Frances Humphrey Lecture Series at the Nevada State Museum

Lectures in this popular series are presented on the fourth Thursday of each month from 6:30 – 8 pm at the state Museum. Doors open at 6 pm; $8 for adults; free for museum members & ages 17 & under Reserve a seat for each lecture 30 days in advance on our website events page. For more info: (775) 687-4810 ext. 243.


May 23

Westside Slugger

Joe Neal’s Lifelong Fight for Social Justice
by John L. Smith

West Side Slugger Join John L. Smith as he discusses civil rights and political icon, Nevada State Senator Joe Neal. Neal rose from humble beginnings in Mound, Louisiana, during the Great Depression to become the first African American to serve in the Nevada State Senate. As he climbed through the political ranks, Neal used his position in the state senate to speak on behalf of the powerless for more than thirty years. He took on an array of powerful opponents ranging from the Clark County sheriff to the governor of the state, as well as Nevada’s political kingmakers and casino titans.

John L. SmithJohn L. Smith is a longtime journalist and the author of more than a dozen books on some of the most significant characters in Las Vegas history. In three decades as a daily columnist with the Las Vegas Review-Journal, he garnered many state and national awards for his work.


June 27

Fueling the Boom: Chinese Woodcutters Chinese woodcutters in the Great Basin 1870-1920
Perspectives from a Historical Archeologist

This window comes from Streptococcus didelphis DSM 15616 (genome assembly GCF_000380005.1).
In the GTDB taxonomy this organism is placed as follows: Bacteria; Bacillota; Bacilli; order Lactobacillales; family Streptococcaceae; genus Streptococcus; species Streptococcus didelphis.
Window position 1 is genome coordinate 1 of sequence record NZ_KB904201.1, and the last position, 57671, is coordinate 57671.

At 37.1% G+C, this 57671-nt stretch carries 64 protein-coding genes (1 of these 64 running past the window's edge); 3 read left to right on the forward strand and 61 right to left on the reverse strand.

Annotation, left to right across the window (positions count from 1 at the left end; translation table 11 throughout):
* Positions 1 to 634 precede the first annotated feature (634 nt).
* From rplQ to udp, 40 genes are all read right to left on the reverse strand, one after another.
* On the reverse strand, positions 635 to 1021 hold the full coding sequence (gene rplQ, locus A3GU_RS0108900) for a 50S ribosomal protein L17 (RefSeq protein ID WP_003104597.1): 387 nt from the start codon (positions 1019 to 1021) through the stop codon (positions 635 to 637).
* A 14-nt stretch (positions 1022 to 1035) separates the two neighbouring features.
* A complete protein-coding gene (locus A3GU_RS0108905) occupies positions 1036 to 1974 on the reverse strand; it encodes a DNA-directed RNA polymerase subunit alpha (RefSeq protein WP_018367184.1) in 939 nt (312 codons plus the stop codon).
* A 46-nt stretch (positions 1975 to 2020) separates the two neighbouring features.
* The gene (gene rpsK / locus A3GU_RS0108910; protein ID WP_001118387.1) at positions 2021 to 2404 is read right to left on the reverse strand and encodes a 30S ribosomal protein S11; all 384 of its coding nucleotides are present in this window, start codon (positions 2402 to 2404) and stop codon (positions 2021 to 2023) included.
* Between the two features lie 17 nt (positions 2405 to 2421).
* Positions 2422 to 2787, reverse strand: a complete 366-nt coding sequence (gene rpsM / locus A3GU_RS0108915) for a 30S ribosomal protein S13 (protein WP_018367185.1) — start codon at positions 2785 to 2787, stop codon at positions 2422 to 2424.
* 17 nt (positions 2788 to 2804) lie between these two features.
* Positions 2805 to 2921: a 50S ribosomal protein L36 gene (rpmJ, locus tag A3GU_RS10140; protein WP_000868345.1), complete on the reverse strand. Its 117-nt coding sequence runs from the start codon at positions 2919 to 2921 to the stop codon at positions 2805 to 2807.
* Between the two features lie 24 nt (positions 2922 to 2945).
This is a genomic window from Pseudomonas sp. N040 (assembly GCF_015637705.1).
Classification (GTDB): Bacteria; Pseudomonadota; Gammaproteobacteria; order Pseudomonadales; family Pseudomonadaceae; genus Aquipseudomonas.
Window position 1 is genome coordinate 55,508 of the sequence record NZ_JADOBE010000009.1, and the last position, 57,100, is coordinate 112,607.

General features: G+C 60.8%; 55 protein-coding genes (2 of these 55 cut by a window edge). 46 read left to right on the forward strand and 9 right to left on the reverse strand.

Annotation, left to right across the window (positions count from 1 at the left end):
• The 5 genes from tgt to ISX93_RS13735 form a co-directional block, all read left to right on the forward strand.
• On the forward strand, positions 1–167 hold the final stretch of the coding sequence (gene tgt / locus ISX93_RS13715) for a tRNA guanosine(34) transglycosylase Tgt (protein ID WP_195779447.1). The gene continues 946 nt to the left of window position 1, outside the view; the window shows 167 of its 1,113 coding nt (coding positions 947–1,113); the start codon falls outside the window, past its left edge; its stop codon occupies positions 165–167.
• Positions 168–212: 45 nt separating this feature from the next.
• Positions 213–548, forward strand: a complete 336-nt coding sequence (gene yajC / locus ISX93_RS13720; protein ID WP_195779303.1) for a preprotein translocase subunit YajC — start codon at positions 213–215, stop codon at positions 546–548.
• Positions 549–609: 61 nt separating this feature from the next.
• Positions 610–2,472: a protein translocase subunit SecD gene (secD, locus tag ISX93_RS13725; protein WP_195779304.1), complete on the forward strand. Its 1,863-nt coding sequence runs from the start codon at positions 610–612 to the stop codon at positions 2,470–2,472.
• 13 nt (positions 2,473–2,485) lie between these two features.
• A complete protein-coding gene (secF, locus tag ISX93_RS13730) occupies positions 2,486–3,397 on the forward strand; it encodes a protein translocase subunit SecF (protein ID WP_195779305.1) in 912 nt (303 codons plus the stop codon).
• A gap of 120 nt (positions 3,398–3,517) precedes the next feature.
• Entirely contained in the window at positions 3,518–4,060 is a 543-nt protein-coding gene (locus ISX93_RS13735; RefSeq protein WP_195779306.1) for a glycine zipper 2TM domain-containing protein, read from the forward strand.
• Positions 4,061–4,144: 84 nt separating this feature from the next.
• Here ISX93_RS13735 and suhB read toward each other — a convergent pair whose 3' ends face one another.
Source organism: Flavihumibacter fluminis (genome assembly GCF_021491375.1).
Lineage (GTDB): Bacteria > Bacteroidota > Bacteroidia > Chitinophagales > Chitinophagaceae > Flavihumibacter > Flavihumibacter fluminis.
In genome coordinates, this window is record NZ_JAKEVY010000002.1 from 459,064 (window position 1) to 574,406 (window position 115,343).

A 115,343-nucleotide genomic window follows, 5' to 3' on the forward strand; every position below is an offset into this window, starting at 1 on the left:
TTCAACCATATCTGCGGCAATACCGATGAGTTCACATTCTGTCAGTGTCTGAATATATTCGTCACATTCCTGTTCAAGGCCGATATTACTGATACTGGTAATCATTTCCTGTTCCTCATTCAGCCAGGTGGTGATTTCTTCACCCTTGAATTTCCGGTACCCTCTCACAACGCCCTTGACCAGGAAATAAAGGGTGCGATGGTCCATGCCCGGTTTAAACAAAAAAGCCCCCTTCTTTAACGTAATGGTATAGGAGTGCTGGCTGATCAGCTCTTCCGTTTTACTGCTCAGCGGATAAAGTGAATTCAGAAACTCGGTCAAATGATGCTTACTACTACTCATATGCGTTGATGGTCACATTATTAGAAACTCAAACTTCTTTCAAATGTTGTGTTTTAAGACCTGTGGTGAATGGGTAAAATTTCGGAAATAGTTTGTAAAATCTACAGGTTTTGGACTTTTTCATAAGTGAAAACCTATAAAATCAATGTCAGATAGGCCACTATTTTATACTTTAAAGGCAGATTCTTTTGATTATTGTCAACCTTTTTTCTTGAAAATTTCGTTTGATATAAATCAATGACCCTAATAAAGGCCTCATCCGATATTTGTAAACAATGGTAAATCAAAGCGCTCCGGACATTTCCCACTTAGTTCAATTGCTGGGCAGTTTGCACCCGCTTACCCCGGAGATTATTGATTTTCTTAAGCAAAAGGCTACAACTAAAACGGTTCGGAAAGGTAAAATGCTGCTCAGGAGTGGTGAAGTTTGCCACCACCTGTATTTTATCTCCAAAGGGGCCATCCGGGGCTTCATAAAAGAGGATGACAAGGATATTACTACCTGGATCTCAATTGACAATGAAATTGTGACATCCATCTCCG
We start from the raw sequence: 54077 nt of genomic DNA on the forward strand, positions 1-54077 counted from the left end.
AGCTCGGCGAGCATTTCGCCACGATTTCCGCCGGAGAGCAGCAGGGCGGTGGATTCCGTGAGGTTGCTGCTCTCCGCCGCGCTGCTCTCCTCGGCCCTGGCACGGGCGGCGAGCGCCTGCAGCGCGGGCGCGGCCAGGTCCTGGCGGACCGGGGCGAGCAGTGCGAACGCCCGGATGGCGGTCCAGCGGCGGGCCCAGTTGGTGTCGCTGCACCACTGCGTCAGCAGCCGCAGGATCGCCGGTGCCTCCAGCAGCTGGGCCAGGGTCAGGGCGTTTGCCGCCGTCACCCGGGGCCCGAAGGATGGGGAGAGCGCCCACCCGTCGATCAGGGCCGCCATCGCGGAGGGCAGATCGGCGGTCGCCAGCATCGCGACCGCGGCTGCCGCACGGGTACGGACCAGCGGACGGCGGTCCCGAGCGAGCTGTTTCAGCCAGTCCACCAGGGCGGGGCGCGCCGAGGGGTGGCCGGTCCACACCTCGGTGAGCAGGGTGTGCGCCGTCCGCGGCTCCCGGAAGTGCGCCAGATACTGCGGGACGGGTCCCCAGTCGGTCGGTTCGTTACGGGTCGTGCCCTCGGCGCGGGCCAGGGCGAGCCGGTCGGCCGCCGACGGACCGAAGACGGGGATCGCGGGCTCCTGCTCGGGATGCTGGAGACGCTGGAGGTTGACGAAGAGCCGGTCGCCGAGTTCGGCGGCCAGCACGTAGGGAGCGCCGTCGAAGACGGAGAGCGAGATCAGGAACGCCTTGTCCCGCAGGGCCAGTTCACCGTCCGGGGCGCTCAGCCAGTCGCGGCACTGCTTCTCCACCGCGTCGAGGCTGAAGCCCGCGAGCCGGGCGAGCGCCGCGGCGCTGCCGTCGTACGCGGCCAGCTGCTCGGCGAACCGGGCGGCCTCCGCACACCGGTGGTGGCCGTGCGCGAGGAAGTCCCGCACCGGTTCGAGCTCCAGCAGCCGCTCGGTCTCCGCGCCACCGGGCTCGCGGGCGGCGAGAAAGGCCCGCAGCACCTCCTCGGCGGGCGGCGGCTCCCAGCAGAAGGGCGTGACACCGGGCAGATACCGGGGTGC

by Emily Dale, Ph.D.

While the Chinese left behind few written records of their own, they are recorded in the historical documents of others, as well as in the artifacts and sites they left behind. In this talk, Emily Dale will discuss how historical records, archaeological data, descendant communities, and public archaeology painted a portrait of the lives and choices of the Chinese men who used the material culture curated in this exhibit.

Emily DaleEmily Dale, Ph.D. is a Lecturer at Northern Arizona University, specializing in the Historical Archaeology of the 19th-and 20thcentury American West. Her research focuses on immigration, culture contact, and ethnic and racial discrimination. She received her Ph.D. from the University of Nevada-Reno in 2016. As cocurator of the Fueling the Boom exhibit, she drew heavily on her dissertation “Chinese Agency in the Era of the Chinese Question: Historical Archaeology of Woodcutting Communities in Nevada, 1861-1920.”